Sequence Variations of Genes in the Estrogen Pathway and Perinatal Depression
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|ClinicalTrials.gov Identifier: NCT02373709|
Recruitment Status : Active, not recruiting
First Posted : February 27, 2015
Last Update Posted : March 13, 2019
|Condition or disease|
|Postnatal Depression Genetic Predisposition|
Perinatal (antenatal and postnatal) depression is a common complication of childbearing, affecting 10 to 20% of mothers. In general, women are exposed to fluctuations in estrogen level during childbearing years, especially during pregnancy and following childbirth. For a subgroup of women with genetic predisposition rendering them more sensitive to such changes, pregnancy or childbirth can act as a trigger for the onset of perinatal depression.
A case control study will be conducted to evaluate the association of variants in estrogen receptor and related genes with the disorder in our population. Women attending antenatal and postnatal clinics will be screened with the Edinburgh Postnatal Depression Scale and cases will be identified. DNA from controls who are well throughout the antenatal and postpartum period and cases meeting DSM IV criteria for depressive disorder will be genotyped for various genetic variants. The distribution of single nucleotide polymorphisms and haplotypes and non-genetic risk factors will be compared between cases and controls and within the case group. The risk factors for postnatal depression in relation to peripartum factors such as demographic, obstetric, anaesthetic and pain outcomes will be investigated.
As perinatal depression is known to contribute to inadequate self-care and poor compliance with prenatal care, early diagnosis and treatment interventions are critical for the health and well-being of both mother and infant. In the short term, identified genetic markers that increase vulnerability to puerperal triggering of depression can be an additional screening tool to identify at-risk expectant mothers for early management during a very critical period for mother, infant, and family. In the long run, it may lead to identification of new pathways or treatment targets for this common but under-studied disorder.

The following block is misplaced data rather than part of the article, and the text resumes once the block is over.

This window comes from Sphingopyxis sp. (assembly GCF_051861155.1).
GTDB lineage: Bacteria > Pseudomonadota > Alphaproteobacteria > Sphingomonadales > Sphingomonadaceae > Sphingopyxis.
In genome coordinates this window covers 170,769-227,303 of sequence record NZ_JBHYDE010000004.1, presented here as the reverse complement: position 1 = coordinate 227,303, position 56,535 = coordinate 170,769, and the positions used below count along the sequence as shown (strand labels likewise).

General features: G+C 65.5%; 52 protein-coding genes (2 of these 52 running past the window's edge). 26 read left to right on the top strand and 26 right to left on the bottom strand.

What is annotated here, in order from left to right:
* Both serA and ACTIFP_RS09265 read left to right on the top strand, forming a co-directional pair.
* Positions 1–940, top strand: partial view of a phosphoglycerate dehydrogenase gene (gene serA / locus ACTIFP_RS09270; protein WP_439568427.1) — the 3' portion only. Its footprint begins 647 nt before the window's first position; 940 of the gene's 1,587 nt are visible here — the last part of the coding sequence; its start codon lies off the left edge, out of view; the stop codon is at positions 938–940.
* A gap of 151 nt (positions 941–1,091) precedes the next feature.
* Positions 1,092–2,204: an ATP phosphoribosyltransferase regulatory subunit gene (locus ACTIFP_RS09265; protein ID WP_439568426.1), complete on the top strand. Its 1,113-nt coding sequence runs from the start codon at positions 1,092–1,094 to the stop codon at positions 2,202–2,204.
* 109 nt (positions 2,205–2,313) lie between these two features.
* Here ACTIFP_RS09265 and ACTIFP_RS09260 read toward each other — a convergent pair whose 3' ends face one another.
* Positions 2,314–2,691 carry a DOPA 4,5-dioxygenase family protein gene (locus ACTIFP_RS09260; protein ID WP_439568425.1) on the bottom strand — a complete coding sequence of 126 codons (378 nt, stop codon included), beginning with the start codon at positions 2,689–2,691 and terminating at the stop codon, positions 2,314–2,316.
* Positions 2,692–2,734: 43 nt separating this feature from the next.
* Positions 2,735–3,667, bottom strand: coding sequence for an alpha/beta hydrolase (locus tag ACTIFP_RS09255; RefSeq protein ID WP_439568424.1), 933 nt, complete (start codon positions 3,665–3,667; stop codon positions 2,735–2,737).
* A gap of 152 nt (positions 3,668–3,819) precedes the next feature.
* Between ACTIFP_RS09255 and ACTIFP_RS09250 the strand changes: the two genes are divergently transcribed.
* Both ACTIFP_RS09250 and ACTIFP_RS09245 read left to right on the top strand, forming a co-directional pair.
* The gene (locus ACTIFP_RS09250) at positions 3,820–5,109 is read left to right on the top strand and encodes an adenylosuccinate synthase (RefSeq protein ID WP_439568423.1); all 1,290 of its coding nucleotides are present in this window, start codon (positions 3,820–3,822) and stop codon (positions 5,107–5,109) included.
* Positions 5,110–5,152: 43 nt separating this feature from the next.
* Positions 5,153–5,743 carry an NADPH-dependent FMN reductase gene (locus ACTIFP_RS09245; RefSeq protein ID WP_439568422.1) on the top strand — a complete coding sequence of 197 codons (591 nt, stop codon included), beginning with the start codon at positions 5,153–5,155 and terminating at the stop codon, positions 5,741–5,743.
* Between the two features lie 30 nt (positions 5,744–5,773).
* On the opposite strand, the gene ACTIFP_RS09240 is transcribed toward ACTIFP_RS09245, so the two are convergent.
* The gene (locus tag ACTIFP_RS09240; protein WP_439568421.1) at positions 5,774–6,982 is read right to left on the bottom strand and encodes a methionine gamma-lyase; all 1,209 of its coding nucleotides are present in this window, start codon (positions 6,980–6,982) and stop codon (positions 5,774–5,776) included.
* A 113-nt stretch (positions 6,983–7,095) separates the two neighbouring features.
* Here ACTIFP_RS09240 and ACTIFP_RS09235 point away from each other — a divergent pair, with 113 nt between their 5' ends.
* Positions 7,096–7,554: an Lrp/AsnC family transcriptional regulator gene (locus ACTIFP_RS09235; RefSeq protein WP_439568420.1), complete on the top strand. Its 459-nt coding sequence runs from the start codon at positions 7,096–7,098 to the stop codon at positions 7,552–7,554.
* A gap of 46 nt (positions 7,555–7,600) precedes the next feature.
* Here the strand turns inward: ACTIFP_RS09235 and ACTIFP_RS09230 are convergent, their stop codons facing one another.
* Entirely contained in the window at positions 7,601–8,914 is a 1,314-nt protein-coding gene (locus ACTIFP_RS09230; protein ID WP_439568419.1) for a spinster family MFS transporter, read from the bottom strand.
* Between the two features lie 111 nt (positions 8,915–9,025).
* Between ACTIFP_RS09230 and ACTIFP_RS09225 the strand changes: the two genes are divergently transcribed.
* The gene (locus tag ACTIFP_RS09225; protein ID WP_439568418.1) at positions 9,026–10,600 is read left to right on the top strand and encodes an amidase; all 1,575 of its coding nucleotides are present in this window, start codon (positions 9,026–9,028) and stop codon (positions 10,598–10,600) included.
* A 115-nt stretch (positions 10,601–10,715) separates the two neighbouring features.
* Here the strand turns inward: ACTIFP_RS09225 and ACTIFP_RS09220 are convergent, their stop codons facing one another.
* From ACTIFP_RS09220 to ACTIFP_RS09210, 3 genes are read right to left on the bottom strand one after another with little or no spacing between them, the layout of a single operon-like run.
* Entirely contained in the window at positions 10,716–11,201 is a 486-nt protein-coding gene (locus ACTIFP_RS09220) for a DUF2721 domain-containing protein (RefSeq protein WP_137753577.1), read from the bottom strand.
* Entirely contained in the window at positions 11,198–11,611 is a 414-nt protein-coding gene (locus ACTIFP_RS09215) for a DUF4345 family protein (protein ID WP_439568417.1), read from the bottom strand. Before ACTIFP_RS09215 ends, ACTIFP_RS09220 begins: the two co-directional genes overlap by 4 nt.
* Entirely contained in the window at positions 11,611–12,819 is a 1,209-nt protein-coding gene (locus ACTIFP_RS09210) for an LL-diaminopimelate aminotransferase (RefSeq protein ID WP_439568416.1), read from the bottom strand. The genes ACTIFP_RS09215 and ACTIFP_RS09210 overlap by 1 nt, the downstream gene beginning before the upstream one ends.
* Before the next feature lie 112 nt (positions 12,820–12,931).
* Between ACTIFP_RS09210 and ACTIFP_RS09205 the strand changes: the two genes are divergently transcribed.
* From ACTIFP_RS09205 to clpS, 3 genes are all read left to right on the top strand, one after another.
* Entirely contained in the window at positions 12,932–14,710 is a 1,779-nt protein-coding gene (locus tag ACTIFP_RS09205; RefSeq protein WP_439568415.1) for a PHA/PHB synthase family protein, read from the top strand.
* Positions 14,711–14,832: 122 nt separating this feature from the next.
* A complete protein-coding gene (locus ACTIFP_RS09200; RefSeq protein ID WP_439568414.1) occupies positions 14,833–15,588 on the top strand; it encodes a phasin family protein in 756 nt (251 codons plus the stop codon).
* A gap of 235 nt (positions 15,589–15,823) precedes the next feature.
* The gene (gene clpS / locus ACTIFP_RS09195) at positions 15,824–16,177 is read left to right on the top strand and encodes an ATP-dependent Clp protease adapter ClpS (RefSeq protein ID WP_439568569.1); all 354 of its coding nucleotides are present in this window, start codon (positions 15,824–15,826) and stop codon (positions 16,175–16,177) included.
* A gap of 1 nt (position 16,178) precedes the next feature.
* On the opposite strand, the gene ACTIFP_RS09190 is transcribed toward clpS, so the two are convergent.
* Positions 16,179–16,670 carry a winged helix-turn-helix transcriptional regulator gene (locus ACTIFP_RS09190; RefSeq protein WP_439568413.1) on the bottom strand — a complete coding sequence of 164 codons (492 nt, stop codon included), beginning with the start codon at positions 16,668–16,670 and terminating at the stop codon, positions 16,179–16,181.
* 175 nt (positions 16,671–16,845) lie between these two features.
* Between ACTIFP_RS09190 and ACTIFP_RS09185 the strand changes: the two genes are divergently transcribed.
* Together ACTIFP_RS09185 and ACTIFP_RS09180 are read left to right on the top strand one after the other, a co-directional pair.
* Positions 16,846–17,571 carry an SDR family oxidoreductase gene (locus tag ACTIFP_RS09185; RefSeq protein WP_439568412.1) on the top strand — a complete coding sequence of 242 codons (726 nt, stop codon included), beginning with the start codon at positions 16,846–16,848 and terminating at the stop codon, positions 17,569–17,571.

|Study Type :||Observational|
|Estimated Enrollment :||750 participants|
|Official Title:||Sequence Variations of Genes in the Estrogen Pathway and Perinatal Depression|
|Study Start Date :||October 2010|
|Estimated Primary Completion Date :||December 2020|
|Estimated Study Completion Date :||December 2020|
Cases: Perinatal depression
Cases will be defined as those with a depressive episode with onset during the antenatal or postnatal period.
Controls: No perinatal depression
Controls will be defined as those who score < 7 on Edinburgh Postnatal Depression Scale and/or no episode of clinical depression from pregnancy until 6 months postnatal.
- Perinatal depression [ Time Frame: Antenatal and postnatal period ]Defined as meeting Diagnostic and Statistical Manual for Psychiatric Disorders, Fourth Edition (DSM-IV) criteria for major depression through an interview by a clinician using Structured Clinical Interview for Diagnosis (SCID).
Biospecimen Retention: Samples With DNA
To learn more about this study, you or your doctor may contact the study research staff using the contact information provided by the sponsor.
Please refer to this study by its ClinicalTrials.gov identifier (NCT number): NCT02373709
|KK Women's and Children's Hospital|
|Singapore, Singapore, 229899|
|Principal Investigator:||Ene Choo Tan, Ph.D.||KK Research Centre|